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CAs that exhibit evolution-like behavior

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CAs that exhibit evolution-like behavior

Postby Sphenocorona » July 17th, 2013, 9:56 pm

This topic will be for discussing CAs that exhibit evolution-like behavior, such as EvoLoop. I know there is already alot of info about these sorts of things, but I thought it might be helpful to have a spot for sharing ideas about such things.
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Re: CAs that exhibit evolution-like behavior

Postby twinb7 » February 20th, 2014, 1:25 pm

Unfortunately I have yet to find or create a CA that fulfills my desire to get this kind of behavior, and just right. Loops are close, but tend not to increase in complexity.
Someday I'll work on a rule with... Some sort of spaceship and genetic code support, and replication requires finding 'food' particles or something.
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Re: CAs that exhibit evolution-like behavior

Postby dvgrn » February 20th, 2014, 3:19 pm

twinb7 wrote:Unfortunately I have yet to find or create a CA that fulfills my desire to get this kind of behavior, and just right. Loops are close, but tend not to increase in complexity.

Yes, it seems as if there ought to be more "evolution-like" behavior somewhere in CA-space. Quite possibly we're just looking at the wrong scale [link is to an article by Nick Gotts in Andy Adamatzky's book]... Maybe if we could watch rules at billion-tick increments, looking at blocks a million cells on a side, something interesting might eventually crawl out of the soup.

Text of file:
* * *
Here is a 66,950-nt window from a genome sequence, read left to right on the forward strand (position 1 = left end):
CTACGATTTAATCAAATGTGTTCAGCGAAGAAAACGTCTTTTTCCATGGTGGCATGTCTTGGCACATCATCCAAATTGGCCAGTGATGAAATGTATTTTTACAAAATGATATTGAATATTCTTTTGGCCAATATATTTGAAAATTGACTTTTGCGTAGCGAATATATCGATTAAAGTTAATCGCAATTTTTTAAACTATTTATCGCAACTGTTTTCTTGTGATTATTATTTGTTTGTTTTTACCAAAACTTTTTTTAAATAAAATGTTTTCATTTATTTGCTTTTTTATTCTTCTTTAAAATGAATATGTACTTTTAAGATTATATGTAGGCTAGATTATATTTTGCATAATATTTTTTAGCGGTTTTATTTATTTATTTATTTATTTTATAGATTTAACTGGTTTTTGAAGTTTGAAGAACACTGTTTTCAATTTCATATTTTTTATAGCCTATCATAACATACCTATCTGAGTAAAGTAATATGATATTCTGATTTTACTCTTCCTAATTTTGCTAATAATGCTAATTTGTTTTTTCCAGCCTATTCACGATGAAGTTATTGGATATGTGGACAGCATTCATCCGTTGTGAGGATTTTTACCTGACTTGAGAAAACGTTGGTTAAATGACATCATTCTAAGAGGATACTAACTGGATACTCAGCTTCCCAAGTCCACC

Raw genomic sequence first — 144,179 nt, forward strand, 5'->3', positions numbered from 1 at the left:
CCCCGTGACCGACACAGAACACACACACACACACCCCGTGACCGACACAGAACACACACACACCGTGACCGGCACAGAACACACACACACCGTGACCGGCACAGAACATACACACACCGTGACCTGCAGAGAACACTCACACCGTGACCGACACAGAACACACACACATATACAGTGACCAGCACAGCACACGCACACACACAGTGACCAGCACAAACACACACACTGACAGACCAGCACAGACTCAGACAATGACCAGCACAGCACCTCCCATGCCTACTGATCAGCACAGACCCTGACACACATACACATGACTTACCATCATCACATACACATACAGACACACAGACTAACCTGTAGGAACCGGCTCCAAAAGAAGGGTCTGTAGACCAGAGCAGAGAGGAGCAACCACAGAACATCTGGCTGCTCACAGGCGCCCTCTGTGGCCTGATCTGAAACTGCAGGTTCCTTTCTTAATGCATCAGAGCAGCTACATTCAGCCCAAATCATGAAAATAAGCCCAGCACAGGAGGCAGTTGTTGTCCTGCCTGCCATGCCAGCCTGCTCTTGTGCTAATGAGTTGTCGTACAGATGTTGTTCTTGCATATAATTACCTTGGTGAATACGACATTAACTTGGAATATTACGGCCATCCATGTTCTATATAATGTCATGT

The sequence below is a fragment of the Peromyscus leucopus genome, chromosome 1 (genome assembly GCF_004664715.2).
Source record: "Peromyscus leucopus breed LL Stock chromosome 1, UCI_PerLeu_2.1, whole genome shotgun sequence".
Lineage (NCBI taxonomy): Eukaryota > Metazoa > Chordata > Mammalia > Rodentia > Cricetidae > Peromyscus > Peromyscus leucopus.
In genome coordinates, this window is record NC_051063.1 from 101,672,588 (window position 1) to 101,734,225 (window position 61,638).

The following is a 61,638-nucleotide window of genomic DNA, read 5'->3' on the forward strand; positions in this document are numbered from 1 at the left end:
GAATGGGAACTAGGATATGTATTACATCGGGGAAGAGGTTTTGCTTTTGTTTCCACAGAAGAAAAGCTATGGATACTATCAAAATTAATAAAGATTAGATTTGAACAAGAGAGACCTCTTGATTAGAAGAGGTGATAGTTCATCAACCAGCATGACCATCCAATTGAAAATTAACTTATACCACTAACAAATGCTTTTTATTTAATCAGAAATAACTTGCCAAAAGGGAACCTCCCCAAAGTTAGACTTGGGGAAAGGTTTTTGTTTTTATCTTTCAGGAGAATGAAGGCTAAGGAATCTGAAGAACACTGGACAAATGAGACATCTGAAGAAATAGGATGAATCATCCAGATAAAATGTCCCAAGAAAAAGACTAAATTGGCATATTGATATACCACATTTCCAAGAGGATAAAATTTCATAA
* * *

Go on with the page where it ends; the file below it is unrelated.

twinb7 wrote:Someday I'll work on a rule with... Some sort of spaceship and genetic code support, and replication requires finding 'food' particles or something.

That seems like a very good list of requirements for designing a rule to try to avoid an eventual plateau in complexity. Seems like the genetic code would have to be on about the same order of complexity as the program language in Core Wars, or Tom Ray's Tierra, which can evolve parasites, symbiosis, and other interesting higher-level behavior.

-- But I'm probably years out of date with my references. I guess Avida is a more recent and ongoing effort along the same lines, but I don't know how much farther up the complexity curve Avida has gotten compared to Tierra.

Anyway, neither of these are CAs, strictly speaking. Seems like if you wanted to start way down at the CA level, you'd have to get through a whole extra set of emergent headaches -- i.e., figuring out how to build structures that can reliably interpret a genetic code, and also handle copying errors and other mutations without the whole system collapsing into chaos. It's very tempting to just try extending one of the Evoloops variants somehow, but as you say that doesn't seem to be quite good enough.

I don't know about the "food particles" idea -- somehow that doesn't seem very CA-like. I immediately imagined a little oscillator along the lines of a chloroplast or a mitochondrion, sitting there generating new food particles, or converting one type of particle to another.
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Re: CAs that exhibit evolution-like behavior

Postby c0b0p0 » March 27th, 2014, 6:44 pm

A hexagonal lattice would probably be easier to implement this kind of CA on -- it has six axes of symmetry, rather than four. Either way, it would be very difficult to implement this behavior, especially mutation. If one sticks to variants of Evoloop, he might want to create a cross between Sexyloop and Goucher Loops, which would probably be explosive.